44Section 4.E.3 Only for First Season Athletes A first season participant must have passed a minimum accumulation of 24 semester hours with a 2.00 GPA or higher for the initial term of participation, regardless of previous term or other accumulation requirements. (NOTE: This only establishes eligibility for the initial term, not subsequent terms.)Example: If this rule is used in the fall for a first season basketball player – the fall term is considered as the initial (first) term of participation. This rule then cannot be used any time after the student’s first term of participation (i.e. the rule cannot be used for the spring term because that term would be the second term of participation.OR…
45Section 4.E.4 First and Second Season Athletes A first or second season participant must have passed a minimum accumulation of 36 credit hours for a fall sport, 48 credit hours for a spring sport, with a 2.00 GPA or higher, regardless of previous term or other accumulation requirements.Examples:Soccer: use 36 hours for the fall because the main season is in the fall.Baseball: use 48 hours for the spring because the main season is in the spring.Basketball: 36 credits can be used for Fall, however 48 credits are needed in the spring.
46Section 4.F Second Season Athlete Requirement Prior to a second season of participation in an NJCAA certified sport, S-A’s must pass a minimum accumulation of 24 semester hours with a 2.00 GPA or higher.(This is in addition to satisfying 4.D or 4.E.)The 2nd season athlete must meet 4.F AND 4.D or one rule in 4.E.
47Section 4.F – Example 1Joe’s 2nd season of soccer is this fall 2012 term. During the fall 2011 term, Joe earned 14 credits with a 3.5 GPA but does not attend any college during the 2012 Spring or Summer terms. Is Joe eligible to play soccer this Fall 2012 as a 2nd season athlete?No, Joe does not meet 4.F because he has not earned 24 credits, even though he satisfies:- 4.D (earned at least 12 credits w/1.75 in overall accumulation before 15th day of his 2nd full-time term) and- 4.E.1 (12 credits with 2.0 from his previous and only full-time term: fall 2010 term).
48Section 4.F – Example 2Jennifer is returning for her 2nd season in basketball this fall term. She has earned a total of 33 hours from 2 full-time terms. Her last full-time term she earned 12 hours with a Is she eligible for a 2nd season? If yes, how?Yes, Jennifer is eligible for the fall term as a 2nd season athlete by satisfying 4.F (24/2.0) and 4.E.1 (12/2.0 from her last full-time term). She also meets the requirements of 4.E.2.
49Intersession CoursesNot associated to a term by virtue of the published start and or end dates.Intersession courses begin and or end outside of the published dates of the traditional term.May only be used in a S-A’s accumulation and is not associated to a particular term.
50Best Hours RuleThe Best Hours Rule can be applied to any rule in 4.D, 4.E, and 4.F.Calculate the S-A’s best hours and recalculate the GPA that correlates to the best credit hours that you are using.You may only use the Best Hours that have been EARNED, not attempted.Using the Best Hours is an option listed on the online eligibility program.
51Section 4.GMust be enrolled in 12 credit hours at the college where he/she has chosen to participate when the regular season schedule begins in that sport.* MAY NOT USE A COURSE THEY HAVE PREVOUSLY COMPLETED AND PASSED WITH A GRADE Of “D” OR BETTER.Example: Basketball starts in the fall, therefore the S-A must be enrolled in 12 hours by the 15th day of the fall term – the term in which the sport starts – to be eligible to participate during the entire season.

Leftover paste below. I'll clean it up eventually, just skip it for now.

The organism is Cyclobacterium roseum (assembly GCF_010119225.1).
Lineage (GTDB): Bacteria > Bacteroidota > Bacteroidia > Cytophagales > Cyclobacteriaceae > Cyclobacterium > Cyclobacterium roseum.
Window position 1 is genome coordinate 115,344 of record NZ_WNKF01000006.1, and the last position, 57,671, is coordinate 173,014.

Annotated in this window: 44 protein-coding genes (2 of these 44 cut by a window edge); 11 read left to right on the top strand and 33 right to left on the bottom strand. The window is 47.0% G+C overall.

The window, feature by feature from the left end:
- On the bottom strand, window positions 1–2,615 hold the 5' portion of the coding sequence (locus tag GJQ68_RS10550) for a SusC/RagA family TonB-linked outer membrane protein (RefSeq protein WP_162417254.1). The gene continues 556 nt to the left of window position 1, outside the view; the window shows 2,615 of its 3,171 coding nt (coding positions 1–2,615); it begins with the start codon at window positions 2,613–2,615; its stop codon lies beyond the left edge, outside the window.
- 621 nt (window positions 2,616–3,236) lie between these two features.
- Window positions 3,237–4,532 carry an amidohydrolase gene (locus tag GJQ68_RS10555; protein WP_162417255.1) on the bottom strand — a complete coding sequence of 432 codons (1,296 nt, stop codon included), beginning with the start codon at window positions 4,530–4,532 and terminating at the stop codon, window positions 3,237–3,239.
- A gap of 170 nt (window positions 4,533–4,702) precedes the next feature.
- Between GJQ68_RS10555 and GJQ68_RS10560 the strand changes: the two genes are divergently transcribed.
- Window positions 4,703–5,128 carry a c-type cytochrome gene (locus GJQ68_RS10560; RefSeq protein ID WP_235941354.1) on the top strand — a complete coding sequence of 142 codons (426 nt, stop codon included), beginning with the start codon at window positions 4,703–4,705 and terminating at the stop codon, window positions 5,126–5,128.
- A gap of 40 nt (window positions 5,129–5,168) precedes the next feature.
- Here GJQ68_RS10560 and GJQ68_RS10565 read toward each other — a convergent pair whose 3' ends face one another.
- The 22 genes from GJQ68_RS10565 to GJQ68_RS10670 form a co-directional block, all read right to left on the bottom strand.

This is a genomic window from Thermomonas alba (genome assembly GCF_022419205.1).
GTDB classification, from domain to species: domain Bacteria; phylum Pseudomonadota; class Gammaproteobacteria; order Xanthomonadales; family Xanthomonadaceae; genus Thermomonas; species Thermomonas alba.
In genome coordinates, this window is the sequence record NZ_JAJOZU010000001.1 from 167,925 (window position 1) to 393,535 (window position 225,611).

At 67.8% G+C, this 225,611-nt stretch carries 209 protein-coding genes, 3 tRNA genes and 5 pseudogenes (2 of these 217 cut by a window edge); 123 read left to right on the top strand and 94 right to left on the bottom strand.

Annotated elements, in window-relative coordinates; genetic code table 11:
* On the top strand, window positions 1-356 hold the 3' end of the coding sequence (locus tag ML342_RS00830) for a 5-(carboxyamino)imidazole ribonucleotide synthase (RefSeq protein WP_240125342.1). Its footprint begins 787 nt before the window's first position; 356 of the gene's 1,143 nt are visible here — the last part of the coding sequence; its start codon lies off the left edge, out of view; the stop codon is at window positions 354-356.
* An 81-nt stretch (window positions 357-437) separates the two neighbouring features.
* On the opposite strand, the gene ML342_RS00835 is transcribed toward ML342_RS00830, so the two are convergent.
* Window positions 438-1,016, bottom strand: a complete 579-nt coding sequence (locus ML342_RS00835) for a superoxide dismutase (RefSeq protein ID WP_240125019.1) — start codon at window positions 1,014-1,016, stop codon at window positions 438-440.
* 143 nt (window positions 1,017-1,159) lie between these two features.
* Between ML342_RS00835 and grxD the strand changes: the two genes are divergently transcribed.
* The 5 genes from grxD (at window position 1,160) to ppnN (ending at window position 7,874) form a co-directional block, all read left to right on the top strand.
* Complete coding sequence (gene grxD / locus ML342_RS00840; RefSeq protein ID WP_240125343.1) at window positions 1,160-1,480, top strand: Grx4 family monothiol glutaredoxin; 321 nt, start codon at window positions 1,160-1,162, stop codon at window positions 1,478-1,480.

524.G basketball example continued If the 15th day is missed but the athlete enrolls full-time before the start of the season in the fall, the athlete is still not eligible for the fall term, but if he/she is academically eligible, he/she would be eligible to participate in the spring due to enrolling full-time before the start of the season in the fall.Exceptions:Released from Active Armed ServicesReturn from a Religious MissionGraduation from high school or earning a GEDTransfer from NJCAA college that has dropped that sport after the academic year begins.
53Section 4.J Certified Learning Disabled Students An S-A may be granted relief from eligibility requirements (4.C, 4.D, 4.E & 4.F)Requirements are listed in the Handbook as well as on the Certified Learning Disability Form that is on the NJCAA website or in the Handbook.Documentation must be sent to and approved by the National Office prior to participation.Diagnosis must be within the last 3 years.4.J approval adjusts the requirements according to the professionals recommendations.
54Section 5.A – Withdrawing & No Participation S-A’s are allowed 15 calendar days from the beginning date of classes to withdraw completely or to less than 12 credit hours to become part-time.Withdrawing does not effect future eligibility as long as they have not participated.Subsequently, if the S-A withdraws after the 15th calendar day of the term, that term is counted as a full-time term regardless if the S-A participated or has not participated.Example: S-A enrolls full-time before the start of the fall term and withdraws completely by the 15th day of the fall term. She is a basketball player and has not participated. Does this withdraw effect her future eligibility?Answer: No. Because she withdrew before the 15th day of the fall term and has not participated, this term will not be counted as a full-time term.